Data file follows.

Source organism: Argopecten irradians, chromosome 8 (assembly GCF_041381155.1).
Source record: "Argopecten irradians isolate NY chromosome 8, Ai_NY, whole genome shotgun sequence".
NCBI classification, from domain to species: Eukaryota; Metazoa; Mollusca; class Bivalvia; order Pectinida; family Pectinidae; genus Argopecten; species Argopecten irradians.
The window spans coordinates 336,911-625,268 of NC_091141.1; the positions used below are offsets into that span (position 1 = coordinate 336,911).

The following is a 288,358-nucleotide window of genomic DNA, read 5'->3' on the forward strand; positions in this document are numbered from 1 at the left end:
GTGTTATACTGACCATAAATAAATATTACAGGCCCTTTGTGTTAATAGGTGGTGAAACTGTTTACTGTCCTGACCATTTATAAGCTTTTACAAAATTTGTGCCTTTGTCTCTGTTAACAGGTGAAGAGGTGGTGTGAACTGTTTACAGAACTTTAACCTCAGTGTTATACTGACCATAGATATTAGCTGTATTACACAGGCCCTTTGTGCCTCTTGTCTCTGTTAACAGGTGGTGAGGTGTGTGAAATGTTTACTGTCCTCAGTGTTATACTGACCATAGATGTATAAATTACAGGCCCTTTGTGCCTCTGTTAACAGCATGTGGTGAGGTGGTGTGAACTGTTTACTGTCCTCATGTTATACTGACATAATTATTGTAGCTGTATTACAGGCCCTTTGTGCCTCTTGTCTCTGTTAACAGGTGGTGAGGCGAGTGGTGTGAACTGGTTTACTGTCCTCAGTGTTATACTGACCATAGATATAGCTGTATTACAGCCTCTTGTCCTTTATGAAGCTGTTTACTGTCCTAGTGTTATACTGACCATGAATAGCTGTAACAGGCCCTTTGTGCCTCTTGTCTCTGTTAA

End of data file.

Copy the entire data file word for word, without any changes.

Source organism: Argopecten irradians, chromosome 8 (assembly GCF_041381155.1).
Source record: "Argopecten irradians isolate NY chromosome 8, Ai_NY, whole genome shotgun sequence".
NCBI classification, from domain to species: Eukaryota; Metazoa; Mollusca; class Bivalvia; order Pectinida; family Pectinidae; genus Argopecten; species Argopecten irradians.
The window spans coordinates 336,911-625,268 of NC_091141.1; the positions used below are offsets into that span (position 1 = coordinate 336,911).

The following is a 288,358-nucleotide window of genomic DNA, read 5'->3' on the forward strand; positions in this document are numbered from 1 at the left end:
GTGTTATACTGACCATAAATAAATATTACAGGCCCTTTGTGTTAATAGGTGGTGAAACTGTTTACTGTCCTGACCATTTATAAGCTTTTACAAAATTTGTGCCTTTGTCTCTGTTAACAGGTGAAGAGGTGGTGTGAACTGTTTACAGAACTTTAACCTCAGTGTTATACTGACCATAGATATTAGCTGTATTACACAGGCCCTTTGTGCCTCTTGTCTCTGTTAACAGGTGGTGAGGTGTGTGAAATGTTTACTGTCCTCAGTGTTATACTGACCATAGATGTATAAATTACAGGCCCTTTGTGCCTCTGTTAACAGCATGTGGTGAGGTGGTGTGAACTGTTTACTGTCCTCATGTTATACTGACATAATTATTGTAGCTGTATTACAGGCCCTTTGTGCCTCTTGTCTCTGTTAACAGGTGGTGAGGCGAGTGGTGTGAACTGGTTTACTGTCCTCAGTGTTATACTGACCATAGATATAGCTGTATTACAGCCTCTTGTCCTTTATGAAGCTGTTTACTGTCCTAGTGTTATACTGACCATGAATAGCTGTAACAGGCCCTTTGTGCCTCTTGTCTCTGTTAA